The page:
Human beings have experimented and identified foods with multiple health-giving properties over the millennium.

In traditional Chinese medicine, onions are said to enhance chi or energy. They induce urination and perspiration. It is recommended for consumption when the weather is cold. Onion ameliorates respiratory stress caused by cold weather.

Herbal medicine systems of both China and India regard onion as beneficial to the cardiovascular system. It helps reduce blood platelet aggregation and cholesterol levels. Onion, both ripe and green, are said to help improve digestion. They also keep oral bacteria under check.

Onions are also anti-inflammatory and can help reduce arthritic and associated pains in bones and joints.

Both Chinese and traditional Indian herbal medicine systems claim that onion and its seed enhance libido. Hot water extract of onion is an aphrodisiac for both men and women.

Onion was used to treating colds, improve digestion, heart ailments, blisters, boils, and topical scars.

Fresh onion is consumed to lessen amenorrhea, menstrual, and uterine pains. Mixed with Adhatoda vasica and honey, onion is recommended to treat tuberculosis. Unani and Ayurveda doctors use onion in dried, roasted, fresh, and juice forms to treat respiratory, gastric, eye diseases, and diabetes.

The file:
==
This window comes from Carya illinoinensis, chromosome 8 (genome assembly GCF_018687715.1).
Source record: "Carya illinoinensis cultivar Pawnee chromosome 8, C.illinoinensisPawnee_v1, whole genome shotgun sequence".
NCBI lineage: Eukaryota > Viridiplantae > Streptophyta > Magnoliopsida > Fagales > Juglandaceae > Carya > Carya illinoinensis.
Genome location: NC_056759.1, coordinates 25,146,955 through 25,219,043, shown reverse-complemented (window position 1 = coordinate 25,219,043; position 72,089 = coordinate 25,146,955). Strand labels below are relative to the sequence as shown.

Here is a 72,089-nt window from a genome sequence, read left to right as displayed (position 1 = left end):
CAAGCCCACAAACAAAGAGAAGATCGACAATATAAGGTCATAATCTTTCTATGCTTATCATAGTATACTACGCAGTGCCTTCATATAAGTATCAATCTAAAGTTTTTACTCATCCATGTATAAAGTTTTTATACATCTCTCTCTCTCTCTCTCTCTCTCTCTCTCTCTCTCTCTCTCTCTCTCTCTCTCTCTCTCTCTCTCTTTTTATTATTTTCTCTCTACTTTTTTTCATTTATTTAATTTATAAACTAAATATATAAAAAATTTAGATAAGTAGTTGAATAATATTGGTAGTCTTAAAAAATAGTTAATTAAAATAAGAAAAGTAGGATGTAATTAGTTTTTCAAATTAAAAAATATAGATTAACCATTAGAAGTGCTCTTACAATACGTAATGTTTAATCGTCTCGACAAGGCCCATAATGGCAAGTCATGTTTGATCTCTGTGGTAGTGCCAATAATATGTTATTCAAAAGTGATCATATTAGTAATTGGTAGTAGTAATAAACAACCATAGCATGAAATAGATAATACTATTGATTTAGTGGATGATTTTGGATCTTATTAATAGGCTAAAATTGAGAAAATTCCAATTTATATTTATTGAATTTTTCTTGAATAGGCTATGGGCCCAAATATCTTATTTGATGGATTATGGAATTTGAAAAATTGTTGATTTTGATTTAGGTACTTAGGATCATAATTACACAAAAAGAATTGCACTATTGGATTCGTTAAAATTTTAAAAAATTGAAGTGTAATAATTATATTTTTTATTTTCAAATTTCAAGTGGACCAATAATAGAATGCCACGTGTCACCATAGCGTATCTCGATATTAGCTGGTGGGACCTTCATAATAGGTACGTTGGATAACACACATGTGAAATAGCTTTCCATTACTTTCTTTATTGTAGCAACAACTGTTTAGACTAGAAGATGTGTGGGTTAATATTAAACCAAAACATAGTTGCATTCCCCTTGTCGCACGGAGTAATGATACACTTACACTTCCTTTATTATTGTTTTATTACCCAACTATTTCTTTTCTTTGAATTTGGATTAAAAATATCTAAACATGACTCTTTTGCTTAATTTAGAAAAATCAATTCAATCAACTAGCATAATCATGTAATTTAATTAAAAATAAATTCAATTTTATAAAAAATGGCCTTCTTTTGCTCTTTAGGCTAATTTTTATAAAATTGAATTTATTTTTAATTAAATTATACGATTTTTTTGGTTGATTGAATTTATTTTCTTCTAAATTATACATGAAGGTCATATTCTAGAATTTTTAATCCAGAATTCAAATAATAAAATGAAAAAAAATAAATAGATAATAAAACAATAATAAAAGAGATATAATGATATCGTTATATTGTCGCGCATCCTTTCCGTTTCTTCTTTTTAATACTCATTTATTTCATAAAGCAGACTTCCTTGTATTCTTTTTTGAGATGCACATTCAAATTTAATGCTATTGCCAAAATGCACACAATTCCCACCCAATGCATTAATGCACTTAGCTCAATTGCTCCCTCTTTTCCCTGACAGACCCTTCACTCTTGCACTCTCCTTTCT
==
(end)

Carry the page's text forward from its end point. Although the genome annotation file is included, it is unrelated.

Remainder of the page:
Garlic’s initial use was probably as a food preservative. The strong garlic flavor would have helped mask foul odor emanating from food stored for extended periods. To fresh food, it added flavor and taste. Garlic, over time, has become part of the daily human diet across the globe.

There are extensive references to its medicinal properties in the Charaka Samhita and the Sushruta Samhita, ancient Indian medical texts. Both Indians and Chinese regard garlic as an aphrodisiac. It aids digestion, improves respiration, and gets rid of intestinal worm infestation (Woodward, 1996). It helps in enhancing qi—life energy. Charaka Samhita recommends using garlic to treat heart disease and arthritis. Garlic’s effect is also said to be diuretic.

Additional reading:

Asian herbs and their wondrous health-giving properties

Holy Herbs: Modern Connections to Ancient Plants

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